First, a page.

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Fit for School, Fit for Life

Fit for school, fit for life: Child health and school readiness
Dr. Catherine Birken, Hospital for Sick Children

What was the study about?

Childhood obesity and adult heart disease and diabetes have been identified as national health priorities.  We are learning that growth and weight changes in early childhood may impact school readiness and school achievement.  In addition, other child health factors such as physical activity, sleep, nutrition and development in early childhood may also impact school readiness and achievement. School readiness is an important outcome of health and development in early childhood.


In Canada, school readiness is assessed in Kindergarten using a reliable and valid tool called the Early Development Instrument (EDI).  The EDI uses information provided by Kindergarten teachers’ observations of children in their classrooms in five domains:  physical health and well-being, social competence, emotional maturity, language and cognitive development, and communication skills and general knowledge.  The EDI is used to report on groups of children in different communities.  It is not used to assess children individually, or for making a clinical diagnosis such as a learning disability.


There are critical gaps in knowledge about how child growth, health and development in the early years influence school readiness.  By linking data collected through TARGet Kids! with information provided by the EDI, this important study aims to address those gaps.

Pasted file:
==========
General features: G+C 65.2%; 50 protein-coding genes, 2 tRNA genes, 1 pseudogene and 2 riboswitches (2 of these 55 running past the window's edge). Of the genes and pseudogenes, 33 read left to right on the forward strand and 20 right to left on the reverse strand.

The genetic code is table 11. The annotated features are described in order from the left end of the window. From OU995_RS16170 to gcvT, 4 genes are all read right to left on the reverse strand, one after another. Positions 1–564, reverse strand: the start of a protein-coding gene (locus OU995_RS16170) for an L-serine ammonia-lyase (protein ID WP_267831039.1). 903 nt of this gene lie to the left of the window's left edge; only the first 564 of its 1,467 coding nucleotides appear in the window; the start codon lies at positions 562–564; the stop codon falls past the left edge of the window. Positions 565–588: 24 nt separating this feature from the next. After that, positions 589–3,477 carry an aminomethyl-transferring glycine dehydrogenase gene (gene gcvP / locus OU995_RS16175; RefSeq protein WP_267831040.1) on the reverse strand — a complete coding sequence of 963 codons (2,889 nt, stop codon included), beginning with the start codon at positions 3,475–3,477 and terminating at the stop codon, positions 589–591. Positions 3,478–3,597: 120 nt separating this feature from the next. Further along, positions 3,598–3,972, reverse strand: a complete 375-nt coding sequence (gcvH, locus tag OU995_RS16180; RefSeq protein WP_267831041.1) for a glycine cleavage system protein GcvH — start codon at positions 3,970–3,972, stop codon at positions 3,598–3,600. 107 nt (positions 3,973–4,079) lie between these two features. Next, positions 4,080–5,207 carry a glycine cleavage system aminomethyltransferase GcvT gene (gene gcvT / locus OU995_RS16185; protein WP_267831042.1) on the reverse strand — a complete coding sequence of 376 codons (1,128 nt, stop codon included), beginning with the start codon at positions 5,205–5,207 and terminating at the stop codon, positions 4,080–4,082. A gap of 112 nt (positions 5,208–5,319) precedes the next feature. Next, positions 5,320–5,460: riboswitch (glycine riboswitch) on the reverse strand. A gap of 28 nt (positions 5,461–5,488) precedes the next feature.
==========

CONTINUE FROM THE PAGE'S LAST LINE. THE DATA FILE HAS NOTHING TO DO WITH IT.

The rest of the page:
What was the study's goal?

The objectives of this long-term study are to determine if growth trajectories in early childhood (age 0-3 years) are associated with school readiness (at age 4-5), as measured by the EDI. We will also determine if physical activity, sleep duration, nutritional factors, and development are associated with school readiness, using the EDI.  We will ask teachers of children enrolled in TARGet Kids! to complete the EDI when children are in Junior and Senior Kindergarten.

Teaching sitting children

Why was the study important?

Evidence generated from this study will contribute to primary care screening interventions for growth and development, and identify new targets for promoting school readiness. This evidence as a whole can be used to identify, implement, and evaluate early interventions aimed at promoting school readiness in young children in Canada.

More information about school readiness and the Early Development Instrument (EDI) can be found at


Frequently Asked Questions

  • What is informed consent?
    Informed consent is where you are given all the necessary information about a study so you can make a knowledgeable/informed decision to take part or not. Click here for information about informed consent.
  • What are the criteria for enroling in TARGet Kids!?
    TARGet Kids! recruits families with children under 6 years of age who are healthy as reported by their parents. Children with asthma are eligible for the project as well.
  • My child suffers from a chronic condition. Can he/she still participate?